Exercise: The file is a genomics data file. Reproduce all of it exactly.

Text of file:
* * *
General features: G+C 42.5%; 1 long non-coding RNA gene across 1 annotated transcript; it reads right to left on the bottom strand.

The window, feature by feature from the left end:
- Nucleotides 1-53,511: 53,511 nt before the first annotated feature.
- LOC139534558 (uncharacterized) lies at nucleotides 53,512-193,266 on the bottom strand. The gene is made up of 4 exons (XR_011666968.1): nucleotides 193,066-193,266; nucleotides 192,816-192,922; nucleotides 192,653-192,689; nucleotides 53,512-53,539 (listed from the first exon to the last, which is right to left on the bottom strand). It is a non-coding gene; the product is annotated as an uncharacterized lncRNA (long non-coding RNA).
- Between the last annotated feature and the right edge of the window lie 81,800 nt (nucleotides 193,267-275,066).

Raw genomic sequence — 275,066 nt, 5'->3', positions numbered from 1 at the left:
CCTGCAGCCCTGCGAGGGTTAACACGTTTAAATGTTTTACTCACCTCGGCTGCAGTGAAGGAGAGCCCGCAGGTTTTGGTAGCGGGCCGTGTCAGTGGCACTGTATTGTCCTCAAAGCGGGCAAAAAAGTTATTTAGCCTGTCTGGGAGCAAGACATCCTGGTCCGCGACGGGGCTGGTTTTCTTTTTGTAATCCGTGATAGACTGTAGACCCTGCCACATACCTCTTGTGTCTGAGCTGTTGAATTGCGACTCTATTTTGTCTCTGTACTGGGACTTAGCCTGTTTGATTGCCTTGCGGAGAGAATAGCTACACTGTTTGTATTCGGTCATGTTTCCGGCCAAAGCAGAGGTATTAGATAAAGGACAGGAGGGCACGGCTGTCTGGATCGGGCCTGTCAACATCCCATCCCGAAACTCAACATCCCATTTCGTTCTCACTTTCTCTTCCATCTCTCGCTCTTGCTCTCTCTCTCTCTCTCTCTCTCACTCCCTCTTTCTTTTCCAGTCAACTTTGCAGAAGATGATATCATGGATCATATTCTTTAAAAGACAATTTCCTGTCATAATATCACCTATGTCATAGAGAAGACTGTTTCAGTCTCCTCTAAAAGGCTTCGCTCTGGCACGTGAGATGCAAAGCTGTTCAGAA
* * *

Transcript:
General features: G+C 42.5%; 1 long non-coding RNA gene across 1 annotated transcript; it reads right to left on the bottom strand.

The window, feature by feature from the left end:
- Nucleotides 1-53,511: 53,511 nt before the first annotated feature.
- LOC139534558 (uncharacterized) lies at nucleotides 53,512-193,266 on the bottom strand. The gene is made up of 4 exons (XR_011666968.1): nucleotides 193,066-193,266; nucleotides 192,816-192,922; nucleotides 192,653-192,689; nucleotides 53,512-53,539 (listed from the first exon to the last, which is right to left on the bottom strand). It is a non-coding gene; the product is annotated as an uncharacterized lncRNA (long non-coding RNA).
- Between the last annotated feature and the right edge of the window lie 81,800 nt (nucleotides 193,267-275,066).

Raw genomic sequence — 275,066 nt, 5'->3', positions numbered from 1 at the left:
CCTGCAGCCCTGCGAGGGTTAACACGTTTAAATGTTTTACTCACCTCGGCTGCAGTGAAGGAGAGCCCGCAGGTTTTGGTAGCGGGCCGTGTCAGTGGCACTGTATTGTCCTCAAAGCGGGCAAAAAAGTTATTTAGCCTGTCTGGGAGCAAGACATCCTGGTCCGCGACGGGGCTGGTTTTCTTTTTGTAATCCGTGATAGACTGTAGACCCTGCCACATACCTCTTGTGTCTGAGCTGTTGAATTGCGACTCTATTTTGTCTCTGTACTGGGACTTAGCCTGTTTGATTGCCTTGCGGAGAGAATAGCTACACTGTTTGTATTCGGTCATGTTTCCGGCCAAAGCAGAGGTATTAGATAAAGGACAGGAGGGCACGGCTGTCTGGATCGGGCCTGTCAACATCCCATCCCGAAACTCAACATCCCATTTCGTTCTCACTTTCTCTTCCATCTCTCGCTCTTGCTCTCTCTCTCTCTCTCTCTCTCACTCCCTCTTTCTTTTCCAGTCAACTTTGCAGAAGATGATATCATGGATCATATTCTTTAAAAGACAATTTCCTGTCATAATATCACCTATGTCATAGAGAAGACTGTTTCAGTCTCCTCTAAAAGGCTTCGCTCTGGCACGTGAGATGCAAAGCTGTTCAGAA